My dear brothers and sisters in the Lord Jesus,
We are gathered here at Valdocco as the People of God and as the Salesian Family to celebrate God's inexhaustible love, wanting all people to be saved and achieve knowledge of the Truth. this salvation and this encounter with Truth takes place at every Eucharist, where Christ becomes present sacramentally with the power of his new life, and is extended through history to the ends of the earth through the mission of evangelisation carried out by the Church and within it, by Don Bosco's Family.
We are here precisely to reaffirm our willingness to cooperate in carrying out God's marvellous plan. Today in fact we have the new missionary expedition, the 144th, which is evidence that we are and act as Church, evidence of our commitment to the young in the world, especially the poorest amongst them, and shows the missionary dimension of the Salesian vocation.
We gather here at the Basilica of Mary Help of Christians, the usual place for sending out Salesian missionaries. We entrust each of our brother and sister missionaries to Mary as well as all our missions around the world.
The Word of God we have just heard could be summed up in the verse which Jesus used when he presetned himself at Nazareth: “The Spirit of the Lord has been given to me, for he has anointed me.… he has sent me to bring the Good News to the poor” (Lk 4:18b).
In fact, even though the text from Amos and the one from Luke's Gospel present the frank dangers of wealth, of being rich, nevertheless the emphasis in God's word is placed on evangelisation of the poor.
They are the first beneficiaries of the Gospel. For us also it is an invitation to love poverty, like Mamma Margaret lived it and taught John to; living as poor people and handing over their lives on behalf of the poor and the marginalised.
According to Luke, wealth is a great danger to the salvation of the human being. Firstly because it causes a kind of spiritual short-sightedness which prevents us from seeing and seeking what is truly good, values that really count, ones that survive death. and secondly because it produces hardness of heart that makes us insensitive to the needs of the poor, the hungry, the thirsty, the sick, those who are exploited, the migrants, the excluded and marginalised; and thirdly because it makes us idolaters, servants not of God but of money.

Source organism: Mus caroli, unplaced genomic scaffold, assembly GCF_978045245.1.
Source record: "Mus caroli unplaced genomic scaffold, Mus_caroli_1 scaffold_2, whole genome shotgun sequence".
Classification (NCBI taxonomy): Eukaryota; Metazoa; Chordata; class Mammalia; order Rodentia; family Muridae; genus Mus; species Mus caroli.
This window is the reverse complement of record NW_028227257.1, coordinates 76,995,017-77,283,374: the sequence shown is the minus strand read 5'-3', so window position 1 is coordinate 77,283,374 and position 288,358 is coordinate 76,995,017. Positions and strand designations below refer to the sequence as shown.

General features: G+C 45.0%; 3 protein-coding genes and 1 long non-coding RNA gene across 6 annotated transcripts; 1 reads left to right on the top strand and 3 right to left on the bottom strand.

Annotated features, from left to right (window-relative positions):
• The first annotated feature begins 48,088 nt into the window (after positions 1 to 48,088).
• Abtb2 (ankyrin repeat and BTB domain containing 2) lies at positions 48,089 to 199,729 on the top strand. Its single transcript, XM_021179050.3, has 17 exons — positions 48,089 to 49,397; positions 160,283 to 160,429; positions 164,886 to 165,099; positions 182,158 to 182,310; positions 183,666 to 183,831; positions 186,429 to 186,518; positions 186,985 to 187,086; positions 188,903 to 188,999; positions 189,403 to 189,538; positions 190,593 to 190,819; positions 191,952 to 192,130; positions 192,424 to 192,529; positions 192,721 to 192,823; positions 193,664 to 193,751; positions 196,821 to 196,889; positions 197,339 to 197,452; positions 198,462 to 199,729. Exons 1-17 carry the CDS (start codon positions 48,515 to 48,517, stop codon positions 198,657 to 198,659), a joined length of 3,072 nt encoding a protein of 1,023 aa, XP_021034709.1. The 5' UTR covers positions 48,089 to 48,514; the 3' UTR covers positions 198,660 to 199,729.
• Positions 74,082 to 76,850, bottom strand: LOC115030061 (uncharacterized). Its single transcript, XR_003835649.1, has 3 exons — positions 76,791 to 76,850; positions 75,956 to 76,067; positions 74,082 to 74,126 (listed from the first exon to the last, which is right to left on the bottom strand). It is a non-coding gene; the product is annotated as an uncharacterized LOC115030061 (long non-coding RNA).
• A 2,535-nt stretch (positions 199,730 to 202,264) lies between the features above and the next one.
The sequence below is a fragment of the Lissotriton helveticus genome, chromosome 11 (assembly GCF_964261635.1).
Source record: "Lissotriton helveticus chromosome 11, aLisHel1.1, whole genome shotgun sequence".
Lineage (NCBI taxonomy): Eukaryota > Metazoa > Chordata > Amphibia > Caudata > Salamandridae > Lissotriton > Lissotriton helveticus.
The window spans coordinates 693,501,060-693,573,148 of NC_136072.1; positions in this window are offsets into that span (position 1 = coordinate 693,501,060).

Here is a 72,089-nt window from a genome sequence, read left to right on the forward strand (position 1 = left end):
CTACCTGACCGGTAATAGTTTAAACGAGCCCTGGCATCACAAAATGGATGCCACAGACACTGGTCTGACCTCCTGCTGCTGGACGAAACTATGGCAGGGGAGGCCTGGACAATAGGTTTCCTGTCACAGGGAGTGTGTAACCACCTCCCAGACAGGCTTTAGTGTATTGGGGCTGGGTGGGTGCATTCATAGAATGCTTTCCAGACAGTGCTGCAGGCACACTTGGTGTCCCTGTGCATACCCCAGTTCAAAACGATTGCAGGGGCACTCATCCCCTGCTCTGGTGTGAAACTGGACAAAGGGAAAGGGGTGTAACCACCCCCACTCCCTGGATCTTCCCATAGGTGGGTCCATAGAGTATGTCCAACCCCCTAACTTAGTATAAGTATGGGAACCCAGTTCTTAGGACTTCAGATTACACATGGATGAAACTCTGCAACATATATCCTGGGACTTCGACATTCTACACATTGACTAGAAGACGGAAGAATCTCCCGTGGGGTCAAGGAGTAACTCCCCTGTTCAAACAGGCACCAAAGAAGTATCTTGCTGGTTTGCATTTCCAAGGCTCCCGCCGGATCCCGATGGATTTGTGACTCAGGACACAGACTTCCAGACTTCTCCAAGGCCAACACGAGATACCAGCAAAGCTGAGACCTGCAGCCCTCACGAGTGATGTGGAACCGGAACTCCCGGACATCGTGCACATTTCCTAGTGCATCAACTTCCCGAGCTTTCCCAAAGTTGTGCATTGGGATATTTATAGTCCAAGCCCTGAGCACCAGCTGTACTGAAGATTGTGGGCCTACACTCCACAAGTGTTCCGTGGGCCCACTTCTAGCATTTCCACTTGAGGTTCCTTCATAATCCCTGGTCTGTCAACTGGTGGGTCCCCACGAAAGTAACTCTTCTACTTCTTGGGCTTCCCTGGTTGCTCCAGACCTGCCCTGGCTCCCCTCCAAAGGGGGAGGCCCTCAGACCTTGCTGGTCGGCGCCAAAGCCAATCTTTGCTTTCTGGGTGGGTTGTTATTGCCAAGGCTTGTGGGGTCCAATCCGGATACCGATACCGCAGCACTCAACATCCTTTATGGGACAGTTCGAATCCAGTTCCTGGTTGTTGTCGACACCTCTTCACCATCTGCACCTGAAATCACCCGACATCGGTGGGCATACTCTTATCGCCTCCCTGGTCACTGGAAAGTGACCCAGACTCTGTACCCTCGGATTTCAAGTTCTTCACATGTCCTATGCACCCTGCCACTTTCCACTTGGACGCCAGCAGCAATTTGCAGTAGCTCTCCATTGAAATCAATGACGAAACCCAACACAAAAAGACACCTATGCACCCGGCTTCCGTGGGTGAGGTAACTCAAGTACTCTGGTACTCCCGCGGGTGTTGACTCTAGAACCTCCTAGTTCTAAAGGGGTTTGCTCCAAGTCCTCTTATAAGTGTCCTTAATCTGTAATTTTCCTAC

In the neo-liberal context we live in today, the parable of the rich man dressed in purple, banqueting every day without any concern for poor Lazarus covered in sores, just wanting the crumbs that fall from the rich man's table, takes on macro-cosmic dimensions because there are entire populations of humankind who can barely survive while other groups of privileged people live amidst luxury and vanity of the kind described by the Prophet Amos: “Lying on ivory beds and sprawling on their divans, they dine on lambs from the flock and stall-fattened veal.. They bawl to the sound of the harp… they drink wine by the bowlful and use the finest oil for anointing themselves, but about the ruin of others they do not care at all”.
This situation has become more serious because of the unprecedented financial crisis we have been experiencing now for some years. The number of poor in the world has increased because of it; it has brought a loss in quality of life to millions of others, it has set back development in countries bringing immense suffering through unemployment, especially for young people, and so much desperation.
From the outset of his Pontificate Pope Francis has denounced a cultural and economic model that favours individual profit over the common good, that excludes and in fact reduces the elderly and the young to barely nothing in material terms. The elderly are excluded through ‘cultural euthanasia’, leaving them without anything to say an unable to communicate their vital wisdom. They are marginalised. The young are left without work, so left without any future prospects at all.